So, I’m watching Nicki Minaj’s performance on Good Morning America (Aug.5), and I noticed she did part of a song that I hadn’t heard before. The song was “Where Them Girls At?” by David Guetta, which features Minaj and rapper Flo-Rida. Similar to her current hit single, “Super Bass,” the track was radio-friendly, commercial pop-rap. I was immediately concerned. When something is commercially successful, record execs see nothing but green and expect you to forever duplicate the sound that got you on the pop chart. I fear that in the future, Nicki will continue to record pop-rap and that will be at the center of her repertoire. Nicki Minaj doing nothing but pop-rap is a bad thing because it’s likely that she won’t be viewed as a legitimate artist and the longevity of her career will be shortened, as it will be dependent on commercial singles. Considering the fact that her ability level is already questioned in the hip-hop community, it’s especially important for her to prove herself, demonstrate her strengths and make impactful music.
Why do I care about the longevity of Nicki Minaj’s career? Because I think she has a bigger plan and a feminist agenda that I like. From what I know of her start in the industry (which is moderate), she went from a “rough around the edges” sexually charged rapper, to a more polished-looking artist with mild sexual energy. Comparing her pre-record deal image, music and interviews versus now, I drew the conclusion that she was playing by the unwritten rules set by the “Boys Club” of hip-hop to establish herself, and planned to switch gears once she “made it.” Due to misogyny, sexism and double standards, aspiring female rappers have a difficult time succeeding in the male-dominated genre without be being disregarded, disrespected, unreasonably challenged or expected to compromise or exploit themselves. I could be wrong, but I wouldn’t be surprised if part of Minaj’s former image was the result of this unfairness. Between the shift in her presence and the multiple declarations she’s made about improving the conditions for future female emcees and expanding her brand, I say Minaj is trying to change the game for the better. She’s trying to be the first female Jay-z: a “Jane of all trades,” multi-talented entrepreneurial mogul that changes the definition of what it means to be a female rapper and contributes to making hip-hop a widely embraced culture. There’s always been some sort of a “glass ceiling” for female rappers; a limit to what they can accomplish and Nicki seems to be trying to take a hammer to it. That’s why it’s so pertinent that she succeeds, because if she does, it will open a pathway for a future generation (for example, she’s the first female rapper to be featured on the “Forbes” -a finance magazine-top hip-hop earners list. Now we know it’s not impossible for a female to make the list).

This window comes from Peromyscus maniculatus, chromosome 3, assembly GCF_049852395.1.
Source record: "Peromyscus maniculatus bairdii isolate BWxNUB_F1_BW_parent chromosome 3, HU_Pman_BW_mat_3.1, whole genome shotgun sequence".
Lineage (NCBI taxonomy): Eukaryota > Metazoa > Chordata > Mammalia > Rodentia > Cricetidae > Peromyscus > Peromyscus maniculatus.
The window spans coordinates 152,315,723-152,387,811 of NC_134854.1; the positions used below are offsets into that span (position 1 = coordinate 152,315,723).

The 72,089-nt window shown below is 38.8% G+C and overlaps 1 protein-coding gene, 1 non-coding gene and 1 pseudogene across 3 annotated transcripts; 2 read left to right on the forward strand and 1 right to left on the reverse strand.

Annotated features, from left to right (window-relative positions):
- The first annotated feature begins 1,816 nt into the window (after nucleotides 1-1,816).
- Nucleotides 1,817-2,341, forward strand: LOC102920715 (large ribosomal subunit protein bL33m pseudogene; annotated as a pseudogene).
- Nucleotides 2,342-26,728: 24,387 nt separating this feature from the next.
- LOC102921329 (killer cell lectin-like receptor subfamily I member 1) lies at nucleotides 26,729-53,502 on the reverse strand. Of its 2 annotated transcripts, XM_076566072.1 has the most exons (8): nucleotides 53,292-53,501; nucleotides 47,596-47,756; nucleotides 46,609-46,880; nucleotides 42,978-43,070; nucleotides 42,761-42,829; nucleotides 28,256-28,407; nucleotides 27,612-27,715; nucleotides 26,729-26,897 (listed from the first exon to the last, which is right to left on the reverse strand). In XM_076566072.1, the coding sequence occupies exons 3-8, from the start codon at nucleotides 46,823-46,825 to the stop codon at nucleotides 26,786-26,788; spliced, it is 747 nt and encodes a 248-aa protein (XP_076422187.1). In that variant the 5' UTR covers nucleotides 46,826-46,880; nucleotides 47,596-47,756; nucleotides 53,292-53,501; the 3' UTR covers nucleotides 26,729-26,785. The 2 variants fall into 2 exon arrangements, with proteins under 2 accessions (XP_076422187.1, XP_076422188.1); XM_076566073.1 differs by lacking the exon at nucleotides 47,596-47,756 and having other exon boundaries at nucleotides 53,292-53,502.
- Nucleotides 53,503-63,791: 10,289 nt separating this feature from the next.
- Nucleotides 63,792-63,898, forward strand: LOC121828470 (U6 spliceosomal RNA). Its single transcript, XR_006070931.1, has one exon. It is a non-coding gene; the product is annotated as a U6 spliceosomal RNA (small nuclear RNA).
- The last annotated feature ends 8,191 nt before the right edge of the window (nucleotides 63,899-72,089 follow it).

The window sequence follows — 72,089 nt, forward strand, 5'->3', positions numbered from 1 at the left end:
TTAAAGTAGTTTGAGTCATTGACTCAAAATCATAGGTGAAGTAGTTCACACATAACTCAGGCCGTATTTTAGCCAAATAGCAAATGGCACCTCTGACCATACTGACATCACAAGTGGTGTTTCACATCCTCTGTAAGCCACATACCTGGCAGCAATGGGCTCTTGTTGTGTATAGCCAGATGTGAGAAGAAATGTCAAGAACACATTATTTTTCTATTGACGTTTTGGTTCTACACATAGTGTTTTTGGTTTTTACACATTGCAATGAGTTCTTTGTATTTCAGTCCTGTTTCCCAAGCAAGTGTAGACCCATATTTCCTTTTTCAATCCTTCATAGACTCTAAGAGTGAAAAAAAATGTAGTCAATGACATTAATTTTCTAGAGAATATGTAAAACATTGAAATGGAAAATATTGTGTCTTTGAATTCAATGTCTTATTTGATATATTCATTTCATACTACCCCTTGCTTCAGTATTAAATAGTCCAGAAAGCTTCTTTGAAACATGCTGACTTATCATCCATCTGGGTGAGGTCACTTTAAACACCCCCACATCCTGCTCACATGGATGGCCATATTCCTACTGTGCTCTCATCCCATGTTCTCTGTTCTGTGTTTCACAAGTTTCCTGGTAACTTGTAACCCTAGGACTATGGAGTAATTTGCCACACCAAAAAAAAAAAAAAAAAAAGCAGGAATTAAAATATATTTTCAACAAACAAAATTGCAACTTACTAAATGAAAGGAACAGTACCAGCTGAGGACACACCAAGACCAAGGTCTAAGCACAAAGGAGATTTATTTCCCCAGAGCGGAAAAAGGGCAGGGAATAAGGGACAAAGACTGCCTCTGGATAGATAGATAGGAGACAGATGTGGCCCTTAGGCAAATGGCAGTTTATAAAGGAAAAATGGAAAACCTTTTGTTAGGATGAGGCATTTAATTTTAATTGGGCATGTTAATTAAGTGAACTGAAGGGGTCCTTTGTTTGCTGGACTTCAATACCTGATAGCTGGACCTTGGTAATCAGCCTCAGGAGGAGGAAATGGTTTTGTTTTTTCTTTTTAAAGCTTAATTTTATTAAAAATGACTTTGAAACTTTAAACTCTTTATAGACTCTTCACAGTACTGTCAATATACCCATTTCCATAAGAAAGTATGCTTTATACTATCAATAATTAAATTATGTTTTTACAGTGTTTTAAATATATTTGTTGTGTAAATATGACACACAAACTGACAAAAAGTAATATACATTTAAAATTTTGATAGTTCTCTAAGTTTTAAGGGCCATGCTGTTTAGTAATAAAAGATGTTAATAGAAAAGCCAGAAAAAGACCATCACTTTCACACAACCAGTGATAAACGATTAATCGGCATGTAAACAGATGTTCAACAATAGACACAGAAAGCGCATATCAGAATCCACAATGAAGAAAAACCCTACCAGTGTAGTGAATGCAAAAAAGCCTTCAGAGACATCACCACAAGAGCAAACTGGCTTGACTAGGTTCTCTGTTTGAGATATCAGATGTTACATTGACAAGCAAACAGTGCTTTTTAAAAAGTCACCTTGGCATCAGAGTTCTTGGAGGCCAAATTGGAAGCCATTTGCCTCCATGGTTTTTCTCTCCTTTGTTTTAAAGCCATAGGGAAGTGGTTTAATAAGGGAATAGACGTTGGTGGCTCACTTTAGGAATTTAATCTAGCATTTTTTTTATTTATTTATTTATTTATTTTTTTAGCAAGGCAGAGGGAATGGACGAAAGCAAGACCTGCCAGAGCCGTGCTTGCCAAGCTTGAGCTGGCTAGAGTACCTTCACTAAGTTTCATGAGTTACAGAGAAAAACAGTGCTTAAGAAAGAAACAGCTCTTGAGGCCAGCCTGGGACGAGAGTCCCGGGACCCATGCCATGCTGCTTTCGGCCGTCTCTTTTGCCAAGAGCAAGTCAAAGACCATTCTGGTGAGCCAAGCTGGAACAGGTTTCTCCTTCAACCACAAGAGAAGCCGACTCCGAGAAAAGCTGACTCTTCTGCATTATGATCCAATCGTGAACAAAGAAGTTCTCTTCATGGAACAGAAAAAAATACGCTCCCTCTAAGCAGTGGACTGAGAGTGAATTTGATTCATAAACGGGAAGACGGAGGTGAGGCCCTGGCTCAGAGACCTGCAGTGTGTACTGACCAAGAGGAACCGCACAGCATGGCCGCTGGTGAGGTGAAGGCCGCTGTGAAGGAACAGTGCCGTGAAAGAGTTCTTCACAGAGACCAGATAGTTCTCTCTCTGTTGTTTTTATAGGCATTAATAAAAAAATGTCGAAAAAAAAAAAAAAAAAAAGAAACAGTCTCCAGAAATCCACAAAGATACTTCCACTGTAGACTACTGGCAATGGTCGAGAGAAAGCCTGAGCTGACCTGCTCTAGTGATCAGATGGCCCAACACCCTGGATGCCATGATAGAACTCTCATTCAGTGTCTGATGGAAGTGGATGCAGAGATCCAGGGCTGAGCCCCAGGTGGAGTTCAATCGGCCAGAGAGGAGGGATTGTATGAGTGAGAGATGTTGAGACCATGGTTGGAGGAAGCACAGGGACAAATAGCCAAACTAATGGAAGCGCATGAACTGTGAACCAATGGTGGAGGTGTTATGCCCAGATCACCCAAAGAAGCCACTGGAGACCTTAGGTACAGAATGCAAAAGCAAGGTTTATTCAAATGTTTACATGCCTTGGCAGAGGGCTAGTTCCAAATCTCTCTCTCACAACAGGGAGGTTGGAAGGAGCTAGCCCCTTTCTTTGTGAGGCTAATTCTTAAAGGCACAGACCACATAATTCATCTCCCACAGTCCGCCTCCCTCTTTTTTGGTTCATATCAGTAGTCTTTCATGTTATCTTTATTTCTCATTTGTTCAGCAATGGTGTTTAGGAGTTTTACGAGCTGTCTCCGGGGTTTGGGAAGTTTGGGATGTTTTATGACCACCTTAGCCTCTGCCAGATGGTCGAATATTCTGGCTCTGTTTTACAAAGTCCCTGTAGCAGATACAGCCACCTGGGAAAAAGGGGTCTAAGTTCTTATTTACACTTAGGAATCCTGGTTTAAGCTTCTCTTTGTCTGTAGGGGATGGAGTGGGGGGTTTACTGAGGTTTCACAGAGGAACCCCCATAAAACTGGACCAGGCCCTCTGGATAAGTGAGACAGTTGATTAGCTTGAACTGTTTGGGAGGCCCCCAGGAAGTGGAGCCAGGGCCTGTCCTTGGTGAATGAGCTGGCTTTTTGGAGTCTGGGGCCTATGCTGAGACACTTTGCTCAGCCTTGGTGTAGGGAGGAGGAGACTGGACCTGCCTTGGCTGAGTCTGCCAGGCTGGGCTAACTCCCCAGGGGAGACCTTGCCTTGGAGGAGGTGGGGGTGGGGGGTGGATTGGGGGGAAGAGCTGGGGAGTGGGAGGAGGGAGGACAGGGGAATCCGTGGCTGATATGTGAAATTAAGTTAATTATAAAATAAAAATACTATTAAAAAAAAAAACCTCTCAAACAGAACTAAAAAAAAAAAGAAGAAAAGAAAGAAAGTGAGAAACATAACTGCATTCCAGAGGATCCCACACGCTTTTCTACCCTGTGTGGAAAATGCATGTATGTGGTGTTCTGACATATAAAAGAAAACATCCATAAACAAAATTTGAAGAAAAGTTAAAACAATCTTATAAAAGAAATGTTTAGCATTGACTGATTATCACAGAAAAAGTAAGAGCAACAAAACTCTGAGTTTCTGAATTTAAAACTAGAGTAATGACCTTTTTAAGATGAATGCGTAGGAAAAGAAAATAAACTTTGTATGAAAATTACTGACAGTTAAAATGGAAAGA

The first step to achieving this goal is musical and artistic solidarity. Minaj needs to strive for a happy medium on her next record: a splash of pop-rap (ex. “Super Bass”) with a strong chunk of clever, unforgettable rhymes (ex. her feature on “Monster” or “Roman’s Revenge”). The more artistry she exhibits and the more respect she garners, the longer her career will last and she’ll have more power to access what she desires.
Just a thought. What do you think?
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